Proper winter management of bulls is important for having them healthy and in top shape for the next year’s breeding season. Ken Dunn, an Idaho Angus breeder near Tetonia, says one of the important considerations, if you live in a region with cold winters, is to recognize the potential for frostbitten testicles if temperatures drop, especially if there’s wind.
In his bull pens he creates mounds of piled straw. If you keep adding more straw to the pile, the straw mixed with manure tends to ferment and generate heat. “When we’re feeding our bulls through winter, they always climb up onto those piles to sleep. It is surprisingly warm on top of those piles. If you can do something like this, it helps the bulls stay warmer in cold weather and reduces risk for frostbite,” says Dunn. If bulls must lie on bare ground with no bedding, especially frozen ground, this robs body heat and increases the risk for frostbite. Having mounds to bed on is healthier in wet conditions also; the bulls don’t have to lie in mud.
He also has windbreaks for the bulls. Being a seedstock producer, his operation has a large number of bulls, including 175 weaned bull calves. The weaned calves are out in big pastures, with about 75 animals in each group. Each group is in a 30 to 40 acre pasture. They are fed on the ground, and spread out.
“We have a couple big straw piles out in a corner of each of those fields, for those calves to lie in. For the herd bulls, the ones we’ve invested a lot of money in, we have single, individual pens about 14 feet wide and 100 feet long or longer. Use of individual pens is mainly so we can keep these bulls away from each other and keep them from fighting, so they won’t get injured. We have two other groups of bulls, with four or five in each group. One group is in a 10 acre pen and the others are in a large corral,” he says. Bedding is also provided for these bulls.
“It’s always worth the time and effort to give them bedding and a warm/dry place to sleep. Mature bulls don’t need much more than that, for pampering. We don’t feed them anything but hay, through the winter. Some ranchers grain their bulls a little and I guess this would depend on the condition of the bulls. In some instances we’ve fed a little grain but usually we just feed good hay,” he says. A mature bull will generally regain enough body condition on good hay alone, after breeding season, before cold weather begins.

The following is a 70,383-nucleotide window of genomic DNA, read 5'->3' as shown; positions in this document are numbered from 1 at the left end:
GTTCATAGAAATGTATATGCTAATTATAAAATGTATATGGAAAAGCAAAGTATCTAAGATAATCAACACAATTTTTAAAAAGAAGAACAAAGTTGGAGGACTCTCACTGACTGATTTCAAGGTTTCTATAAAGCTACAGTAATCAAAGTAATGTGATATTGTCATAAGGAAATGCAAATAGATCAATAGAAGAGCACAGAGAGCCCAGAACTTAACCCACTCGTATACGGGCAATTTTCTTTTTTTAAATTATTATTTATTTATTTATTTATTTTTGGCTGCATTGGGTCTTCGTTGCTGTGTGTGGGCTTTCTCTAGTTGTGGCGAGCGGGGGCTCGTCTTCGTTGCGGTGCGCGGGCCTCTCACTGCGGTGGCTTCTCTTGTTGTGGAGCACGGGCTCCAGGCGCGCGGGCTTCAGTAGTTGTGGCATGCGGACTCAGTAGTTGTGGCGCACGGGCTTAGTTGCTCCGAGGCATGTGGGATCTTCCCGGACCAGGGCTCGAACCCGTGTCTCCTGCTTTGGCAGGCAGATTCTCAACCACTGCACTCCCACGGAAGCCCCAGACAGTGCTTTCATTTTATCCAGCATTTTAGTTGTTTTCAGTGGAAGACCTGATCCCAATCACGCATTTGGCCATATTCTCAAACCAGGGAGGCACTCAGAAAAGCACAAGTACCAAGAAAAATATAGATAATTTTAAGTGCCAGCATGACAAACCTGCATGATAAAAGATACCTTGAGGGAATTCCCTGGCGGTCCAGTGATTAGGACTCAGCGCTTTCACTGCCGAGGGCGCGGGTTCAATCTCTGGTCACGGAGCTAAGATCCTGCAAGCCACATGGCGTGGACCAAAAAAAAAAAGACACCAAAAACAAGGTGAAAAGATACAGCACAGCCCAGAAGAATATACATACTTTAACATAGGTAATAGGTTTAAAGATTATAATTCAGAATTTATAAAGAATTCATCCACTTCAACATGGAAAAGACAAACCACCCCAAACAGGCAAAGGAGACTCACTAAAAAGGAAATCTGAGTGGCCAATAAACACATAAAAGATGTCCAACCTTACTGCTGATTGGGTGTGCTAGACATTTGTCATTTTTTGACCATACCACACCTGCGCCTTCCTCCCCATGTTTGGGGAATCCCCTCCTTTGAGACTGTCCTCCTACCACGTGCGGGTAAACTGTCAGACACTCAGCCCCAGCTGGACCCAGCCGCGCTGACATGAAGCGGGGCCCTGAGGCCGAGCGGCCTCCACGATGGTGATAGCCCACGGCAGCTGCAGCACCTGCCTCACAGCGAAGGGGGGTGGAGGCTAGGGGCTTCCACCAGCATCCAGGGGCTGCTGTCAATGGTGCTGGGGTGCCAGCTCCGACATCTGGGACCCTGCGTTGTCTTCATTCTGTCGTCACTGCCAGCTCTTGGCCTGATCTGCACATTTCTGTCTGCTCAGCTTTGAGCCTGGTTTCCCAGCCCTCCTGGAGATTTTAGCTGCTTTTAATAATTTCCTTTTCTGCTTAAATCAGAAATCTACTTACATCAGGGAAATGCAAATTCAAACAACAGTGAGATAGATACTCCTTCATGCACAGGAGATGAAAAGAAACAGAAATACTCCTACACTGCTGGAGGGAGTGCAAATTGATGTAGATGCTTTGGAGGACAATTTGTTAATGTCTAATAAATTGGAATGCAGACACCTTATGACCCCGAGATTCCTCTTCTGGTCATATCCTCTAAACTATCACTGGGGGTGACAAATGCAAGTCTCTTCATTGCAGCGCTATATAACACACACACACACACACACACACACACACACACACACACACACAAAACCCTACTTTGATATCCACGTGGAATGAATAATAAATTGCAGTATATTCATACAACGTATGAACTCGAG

It pays to separate young bulls from older ones, even if you only have two pens or pastures. The young bulls that are still growing, or that might have lost weight during breeding season, need a higher plane of nutrition than mature bulls. “If you get the young ones out this gives you an opportunity to feed them a different ration, that the older ones may not need,” says Dunn.
It really helps if you can take bulls out of the cows right after breeding season, but not everyone is set up to be able to do that. “The earlier you can take them out and put them in a separate pasture, the better. If you can sort the young bulls out and give them a windbreak and straw piles to rest on, they’ll do much better.” They can regain condition before winter, and won’t be as stressed by cold weather.
“We’re on a mineral program year round, for our bulls as well as the cows, and we don’t change it for winter. We’ve found it really pays to stay on a good program year round. We’ve tested our hay and pasture and have a program that works well for our area, where we are short on copper and selenium,” says Dunn.
Herd health measures are just as important for bulls as for the cow herd, with appropriately scheduled vaccinations and dewormings. “Our bulls are on the same vaccination program as the cows. Everything gets eight-way twice a year and we worm everything in the fall. We treat the cows for flukes when we give them their Scourgard shot, and treat bulls for flukes in early spring when they get their spring shots. We do a pour-on in the spring, as well, just to help control flies,” he says.
“Our cattle all get a modified live four-way shot, before the breeding season. We treat for lice and grubs in the fall, using a pour-on, to get internal and external parasites. This usually works for lice through the whole winter, but on occasion we retreat bulls for lice before spring. We typically don’t need to, but if we do, we just use the squirt guns and apply a topical product while we are feeding. After we’ve put the hay out, while the bulls are standing there eating, we just walk up behind them and squirt each one of them with some of that. That’s a really easy method, since the bulls are gentle,” he says.
Heather Smith Thomas ranches with her husband Lynn near Salmon, Idaho. Contact her at 208-756-2841